With individual district lockdowns and mass testing again underway, the trade press have been reporting that Shanghai could go back into lockdown, which would be a major disruption as we enter the traditional peak season.
It’s been just six weeks since Shanghai emerged from its two-month zero-COVID lockdown and several districts have been subjected to lockdowns and mass testing again.
Officials said the measures were needed to avert another citywide lockdown, but the press highlighted that mass testing has generally been the precursor to further lockdown restrictions in China.
Our colleagues in Shanghai confirm that localised short-term lockdowns and testing did take place in a number of districts, but they are not experiencing any issues moving sea or air cargo.
And even with more widespread testing this week, in nine of 16 districts, they think that a total lockdown is unlikely. They anticipate more focused lockdowns, that concentrate on specific districts, which would be far less disruptive to supply chains.
The lockdown threat is not limited to Shanghai, with 30m people currently under some form of COVID restrictions, with hot spots in Henan province and Guangzhou, which is also carrying out mass testing again.
The latest Covid scare comes at a time when China’s ports and supply chains are already under pressure and raises fears that local lockdowns will result in further congestion in already strained ports.
Container ships visiting China have already been affected by recent typhoons, impacting operations in Ningbo, Shenzhen and Hong Kong, with fewer vessels berthing.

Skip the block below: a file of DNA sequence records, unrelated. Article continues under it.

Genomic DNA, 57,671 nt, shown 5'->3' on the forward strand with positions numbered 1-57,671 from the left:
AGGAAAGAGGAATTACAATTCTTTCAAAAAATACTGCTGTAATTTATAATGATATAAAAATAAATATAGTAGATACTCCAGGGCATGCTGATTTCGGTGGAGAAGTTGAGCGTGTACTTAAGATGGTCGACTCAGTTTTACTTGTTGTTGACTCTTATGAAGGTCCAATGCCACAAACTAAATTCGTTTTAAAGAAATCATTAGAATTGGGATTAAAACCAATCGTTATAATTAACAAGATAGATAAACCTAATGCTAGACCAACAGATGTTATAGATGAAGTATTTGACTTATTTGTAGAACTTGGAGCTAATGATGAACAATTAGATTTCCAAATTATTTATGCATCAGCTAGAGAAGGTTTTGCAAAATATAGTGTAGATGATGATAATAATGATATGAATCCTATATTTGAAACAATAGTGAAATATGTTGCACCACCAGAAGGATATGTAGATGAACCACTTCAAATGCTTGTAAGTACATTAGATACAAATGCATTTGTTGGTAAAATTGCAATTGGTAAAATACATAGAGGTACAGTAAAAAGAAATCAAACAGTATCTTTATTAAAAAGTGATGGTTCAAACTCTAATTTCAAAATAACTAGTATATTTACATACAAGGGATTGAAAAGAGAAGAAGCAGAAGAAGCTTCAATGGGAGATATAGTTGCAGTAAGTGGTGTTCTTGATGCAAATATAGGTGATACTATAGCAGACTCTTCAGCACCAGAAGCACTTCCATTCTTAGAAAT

The average waiting time for vessels to berth at Shanghai last week was up from 12 to 24 hours and most terminals experienced severe congestion at Ningbo, due to the bad weather.
COVID testing requirements haven seen longer berthing times at Yantian and Qingdao had been impacted by fog and bad weather, with average waiting times increasing 48 to 96 hours.
Peak season, expected from late July and August, could see worsening congestion leading to potential delayed or blank sailings, if the situation deteriorates, which will continue to put pressure on capacity and rates.
We are working closely with our local partners to follow the evolving situation in Shanghai and around the country and will continue to share any important developments.
With the long term fixed price and capacity agreements we have in place with our partner carriers, we are well positioned to continue to deliver resilient, consistent and reliable supply chain solutions, however the situation in Shanghai develops.
Our cloud-based supply chain management platform, MVT, makes every milestone and participant in the supply chain transparent and controllable, down to individual SKU level, which means you can adapt and flex your supply chain, as the local situation changes.
To discuss how our technology could support your supply chain, please contact Simon George our Technical Solutions Director or Elliot Carlile.